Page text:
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There's a shortage of women in the Faroe Islands. So local men are increasingly seeking wives from further afield - Thailand and the Philippines in particular. But what's it like for the brides who swap the tropics for this windswept archipelago? When Athaya Slaetalid first moved from Thailand to the Faroe Islands, where winter lasts six months, she would sit next to the heater all day:.
Leave me alone, I'm very cold. Moving here six years ago was tough for Athaya at first, she admits.
She'd met her husband Jan when he was working with a Faroese friend who had started a business in Thailand. Jan knew in advance that bringing his wife to this very different culture, weather and landscape would be challenging.
There are now more than women from Thailand and Philippines living in the Faroes. It doesn't sound like a lot, but in a population of just 50, people they now make up the largest ethnic minority in these 18 islands, located between Norway and Iceland. In recent years the Faroes have experienced population decline, with young people leaving, often in search of education, and not returning. Women have proved more likely to settle abroad. As a result, according to Prime Minister Axel Johannesen, the Faroes have a "gender deficit" with approximately 2, fewer women than men. This, in turn, has lead Faroese men to look beyond the islands for romance.
Many, though not all, of the Asian women met their husbands online, some through commercial dating websites. Others have made connections through social media networks or existing Lonely wives in Denmark couples. For the new arrivals, the culture shock can be dramatic. Officially part of the Kingdom of Denmark, the Faroes have their own language derived from Old Norse and a very distinctive culture - especially when it comes to food. Fermented mutton, dried cod and occasional whale meat and blubber are typical of the strong flavours here, with none of the traditional herbs and spices of Asian cooking.
And, although it never gets as cold as neighbouring Iceland, the wet, cool climate is a challenge for many people. Athaya is a confident woman with a ready smile who now works in the restaurant business in Torshavn, the Faroese capital. She and Jan share a cosy cottage on the banks of a fjord surrounded by dramatic mountains. But she's honest about how difficult swapping countries was at first. People our age were out at work and there were no children for Jacob to play with.
I was really alone. When you stay at home here, you really stay at home. I can say I was depressed.
But I knew it would be like that for two or three years. Then, when Jacob started kindergarten, she began working in catering and met other Thai women. And it gave me a taste of home again. Krongrak Jokladal felt isolated at first, too, when she arrived from Thailand. Her husband Trondur is a sailor and works away from home for several months at a time. She started her own Thai massage salon in the centre of Torshavn.
It's a far cry from Krongrak's job as head of an ancy division in Thai local government. But she is unusual in that she runs her own business. Even for many highly educated Asian women in the Faroes, the language barrier means they have to take lower-level work. Axel Johannesen, the prime minister, says helping the newcomers overcome this is something the government takes seriously.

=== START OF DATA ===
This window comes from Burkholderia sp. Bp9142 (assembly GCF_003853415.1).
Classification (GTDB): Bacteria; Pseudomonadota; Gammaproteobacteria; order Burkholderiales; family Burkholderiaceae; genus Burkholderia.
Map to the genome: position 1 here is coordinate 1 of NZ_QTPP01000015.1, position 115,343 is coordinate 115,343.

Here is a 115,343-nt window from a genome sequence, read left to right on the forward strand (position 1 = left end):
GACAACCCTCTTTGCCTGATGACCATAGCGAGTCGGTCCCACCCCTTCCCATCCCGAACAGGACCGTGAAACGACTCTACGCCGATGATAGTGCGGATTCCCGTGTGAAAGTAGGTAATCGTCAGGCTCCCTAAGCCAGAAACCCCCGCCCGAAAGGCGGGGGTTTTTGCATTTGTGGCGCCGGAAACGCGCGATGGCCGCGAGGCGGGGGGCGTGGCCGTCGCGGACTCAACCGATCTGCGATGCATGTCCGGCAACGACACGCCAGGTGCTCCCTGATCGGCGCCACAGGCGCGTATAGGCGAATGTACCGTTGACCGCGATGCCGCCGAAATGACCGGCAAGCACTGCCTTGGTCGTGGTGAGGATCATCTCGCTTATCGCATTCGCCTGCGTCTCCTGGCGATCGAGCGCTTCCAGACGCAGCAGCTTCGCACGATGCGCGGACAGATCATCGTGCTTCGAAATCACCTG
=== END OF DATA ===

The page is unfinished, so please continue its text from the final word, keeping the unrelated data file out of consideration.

Kristjan Arnason recalls the effort his Thai wife Bunlom, who arrived in the Faroes input into learning the language. And he did, and I was working with Faeroese people in a hotel so I had to learn how to talk to them. In an age when immigration has become such a sensitive topic in many parts of Europe, Faeroes society seems remarkably accepting of foreign incomers. That's why we need to work Lonely wives in Denmark at government level to make sure we don't isolate people and have some kind of sub-culture developing.
But Antonette Egholm, originally from the Philippines, hasn't encountered any anti-immigrant sentiment. I met her and her husband as they moved into a new flat in Torshavn. I lived in metro Manila and there we worried about traffic and pollution and crime. Here we don't need to worry about locking the house, and things like healthcare and education are free.
At home we have to pay. And here you can just call spontaneously at someone's house, it's not formal. For me, it feels like the Philippines in that way.
Likewise, her husband Regin believes increasing diversity is something that should be welcomed not feared. Our gene pool is very restricted, and it's got to be a good thing that we welcome outsiders who can have families. He acknowledges that he's had occasional ribbing from some male friends who jokingly ask if he pressed "enter" on his computer to order a wife. But he denies he and Antonette have encountered any serious prejudice as a result of their relationship.
They say Jacob would have more friends there. He is surrounded by hills covered in sheep and exposed to nature. And his grandparents live just up the road. There is no pollution and no crime. Not many kids have that these days. This could be the last paradise on earth. the conversation - find us on FacebookInstagramSnapchat and Twitter. Find out more.
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Women living in single-person households in Denmark , by age group